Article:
Recent congestion issues at Southern California ports have now begun to impact operations of other ports along the North American Pacific Coast.
Oakland Port in San Francisco Bay has said that a spreading of supply chain congestion was a factor contributing to a decline in volumes in January. San Francisco Bay has also become crowded, with ships waiting for space at the container terminals.
Oakland port said that ships arriving late from Southern California were one reason that the port saw 11%-to-12% declines in imports and exports compared with the same period last year. Congestion in Southern California was creating delays of up to a week for Oakland vessel arrivals. This had caused ships to arrive off-schedule and sometimes to miss their berthing appointments.
Oakland Port officials also reported a fall in available space on outbound vessels for exports because shipping lines were rushing to return empties to Asia. The volume of empties loaded at the port in January increased by 24% year on year, exceeding 36,000 teu.
In addition, the port reported an increase in the number of ships coming directly to the port, seeking to avoid the congestion at the San Pedro Bay ports.
Oakland noted the arrival of the first CMA CGM boxship, the 3,650 teu container ship CMA CGM Africa Four(IMO 9451965), sailing directly from China. This was part of the CMA CGM’s rerouted express service, which was now using terminals in Oakland and Seattle, without stops in Southern California. The Africa Four is currently en route from Seattle to Kaohsiung in Taiwan.
Oakland said that it had been more than a decade since Oakland had offered a first-call service to US importers. It said that other ocean carriers were also contemplating Oakland first-calls by the middle of the year.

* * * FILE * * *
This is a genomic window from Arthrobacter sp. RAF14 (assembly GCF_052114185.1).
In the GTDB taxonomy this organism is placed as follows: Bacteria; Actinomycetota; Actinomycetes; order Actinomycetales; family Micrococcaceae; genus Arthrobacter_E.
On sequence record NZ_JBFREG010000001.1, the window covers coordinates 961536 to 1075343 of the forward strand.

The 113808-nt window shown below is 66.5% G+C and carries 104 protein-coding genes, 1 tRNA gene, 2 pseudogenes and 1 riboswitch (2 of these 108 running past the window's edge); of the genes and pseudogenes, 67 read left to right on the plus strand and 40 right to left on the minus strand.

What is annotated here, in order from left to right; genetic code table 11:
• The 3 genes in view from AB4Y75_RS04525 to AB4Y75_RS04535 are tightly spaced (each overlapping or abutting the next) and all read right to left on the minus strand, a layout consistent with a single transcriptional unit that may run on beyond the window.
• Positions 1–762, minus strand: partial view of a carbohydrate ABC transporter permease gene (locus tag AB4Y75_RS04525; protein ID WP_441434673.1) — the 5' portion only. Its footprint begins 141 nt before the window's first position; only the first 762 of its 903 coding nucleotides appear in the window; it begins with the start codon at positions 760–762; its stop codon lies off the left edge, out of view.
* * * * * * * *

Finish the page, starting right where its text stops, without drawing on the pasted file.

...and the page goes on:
Unluckily for Oakland, the increase in the number of vessels arriving at the port coincided with the port temporarily losing a small amount of berth capacity at its largest marine terminal. New cranes that will increase the volume capability of Oakland were currently being assembled at the terminal, and this had caused a short-term fall in capacity.
Marine Exchange of Southern California reported that there were currently 104 ships in the ports of Los Angeles and Long Beach, but at anchorage the total had fallen from a high of 60 vessels to fewer than 50, with 33 waiting for terminal space.
In San Francisco Bay there were currently about 20 ships at anchor, with only four additional anchorage spaces available. The US Coast Guard said that it had the authority to order ships to slow down and delay their arrival when the anchorage was full.
Port of Oakland Maritime Director Bryan Brandes said that there was “a lot of cargo trapped on ships just waiting to get to here after departing Southern California”, adding that “our concern is getting shipments to our customers as quickly as we can.”
Oakland said that the declining cargo volumes at the port in January were believed to be an anomaly and that volumes would improve as soon as the bottlenecks on the West Coast eased.
Further north, the Northwest Seaport Alliance, which manages the ports of Seattle and Tacoma, has reported that it was well-positioned to help minimize berth congestion and cargo delays along the West Coast.
Northwest Seaport Alliance CEO John Wolfe said that “the Northwest Seaport Alliance has ample terminal capacity, provides efficient operations and low dwell times that ensure cargo moves quickly onto its ultimate destination.”
2010-built, Bahamas-flagged, 40,827 gt CMA CGM Africa Four is owned by Bering Sea Shipping Corp care of CMA CGM of Marseille, France. It is entered with Steamship Mutual (European syndicated) on behalf of Bering Sea Shipping Corp.